What has been the fallout of this terrible and unraveling situation in Medellin? Only this morning watching RCN news, there are not only reports from the Space complex, but also stories of people being evacuated hurriedly from a building block in Barranquilla and images of houses with structural flaws in Risaralda.
The problem is being broadcast and discussed and this is necessary, but it is also being diluted. We are well aware of the geological problems which strangle infrastructure in Colombia. The Ministerio de Vivienda is said to be launching an investigation into the tragedy of the Space building, but, it must go further than this. I for one fear that we’ll end up seeing the conviction and resulting imprisonment of a mid-level engineer as a guilty party for cutting corners in the construction of the apartments in question. There must be a top level criminal inquiry and heads must roll. Not only should the housing ministry be involved but also the planning office and all of the officials who supported and approved this construction. Apparently, structural flaws were reported some three years ago and yet the building continued. I just want to yell: “follow the money trail!”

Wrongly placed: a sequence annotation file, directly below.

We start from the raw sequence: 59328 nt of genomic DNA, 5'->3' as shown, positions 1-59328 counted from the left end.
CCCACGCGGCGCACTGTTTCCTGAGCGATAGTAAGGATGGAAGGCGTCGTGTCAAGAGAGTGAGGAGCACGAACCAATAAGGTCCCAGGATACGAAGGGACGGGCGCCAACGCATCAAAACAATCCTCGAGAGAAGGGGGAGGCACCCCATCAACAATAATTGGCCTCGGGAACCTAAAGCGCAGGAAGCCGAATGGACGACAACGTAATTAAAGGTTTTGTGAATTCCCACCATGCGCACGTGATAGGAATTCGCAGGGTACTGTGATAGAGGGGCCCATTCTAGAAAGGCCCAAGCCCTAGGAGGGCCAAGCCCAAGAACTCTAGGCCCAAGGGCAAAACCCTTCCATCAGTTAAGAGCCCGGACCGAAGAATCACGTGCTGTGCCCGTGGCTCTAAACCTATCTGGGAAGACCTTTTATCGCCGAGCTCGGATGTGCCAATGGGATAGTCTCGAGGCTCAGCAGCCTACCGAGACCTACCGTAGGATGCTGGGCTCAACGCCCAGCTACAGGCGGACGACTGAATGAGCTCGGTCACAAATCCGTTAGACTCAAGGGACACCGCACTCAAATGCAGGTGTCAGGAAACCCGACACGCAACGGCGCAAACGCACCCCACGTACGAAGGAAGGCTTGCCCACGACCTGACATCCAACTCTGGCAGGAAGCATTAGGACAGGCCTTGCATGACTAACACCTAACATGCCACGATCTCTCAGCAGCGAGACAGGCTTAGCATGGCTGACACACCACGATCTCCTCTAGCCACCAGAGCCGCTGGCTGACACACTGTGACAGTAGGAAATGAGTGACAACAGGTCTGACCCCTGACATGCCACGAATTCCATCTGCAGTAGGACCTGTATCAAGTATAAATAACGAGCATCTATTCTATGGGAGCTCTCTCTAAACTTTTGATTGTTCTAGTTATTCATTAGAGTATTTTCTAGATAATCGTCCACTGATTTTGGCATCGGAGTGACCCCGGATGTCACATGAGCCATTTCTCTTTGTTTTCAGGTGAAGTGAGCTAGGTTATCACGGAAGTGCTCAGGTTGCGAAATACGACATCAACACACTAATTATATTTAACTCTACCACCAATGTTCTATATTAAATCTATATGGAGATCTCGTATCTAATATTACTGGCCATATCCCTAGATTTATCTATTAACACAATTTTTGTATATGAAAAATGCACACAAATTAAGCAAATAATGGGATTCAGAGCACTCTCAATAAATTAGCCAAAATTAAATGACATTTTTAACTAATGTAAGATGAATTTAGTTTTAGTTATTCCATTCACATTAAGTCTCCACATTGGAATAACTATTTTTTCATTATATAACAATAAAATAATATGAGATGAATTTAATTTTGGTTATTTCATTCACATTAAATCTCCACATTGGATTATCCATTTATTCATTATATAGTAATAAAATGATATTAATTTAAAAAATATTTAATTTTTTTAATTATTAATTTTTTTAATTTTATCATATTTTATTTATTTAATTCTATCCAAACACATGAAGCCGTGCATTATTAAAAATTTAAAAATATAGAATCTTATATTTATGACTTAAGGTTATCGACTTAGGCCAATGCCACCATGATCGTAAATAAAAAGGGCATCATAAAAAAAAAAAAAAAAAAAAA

This is white collar crime and there is a phenomenal opportunity here to trace corruption right to the very top. Lives have been lost, families and homes destroyed, one hopes that the visibility of this tragedy will maintain alive both the inquiry and scandal and it won’t become another benchmark of the failures of the Colombian justice system where the common man receives nothing and the ruling classes get away unblemished.
Naively perhaps I strongly believe that all building work under construction by the firm responsible for Space should be halted and inspected. But then, that’s just me.
On a personal note, I take this issue of planning permission very seriously since owning and restoring colonial buildings in Mompós, we are very careful to follow the laws to infinitesimal details to ensure the architectural integrity of the national heritage and the town. There are others who have failed to do so and we are now witness to inquiries by the Ministry of Culture into said restorations. Again, the money trail is being pursued; so watch this blog for further information for news if and when the truth outs.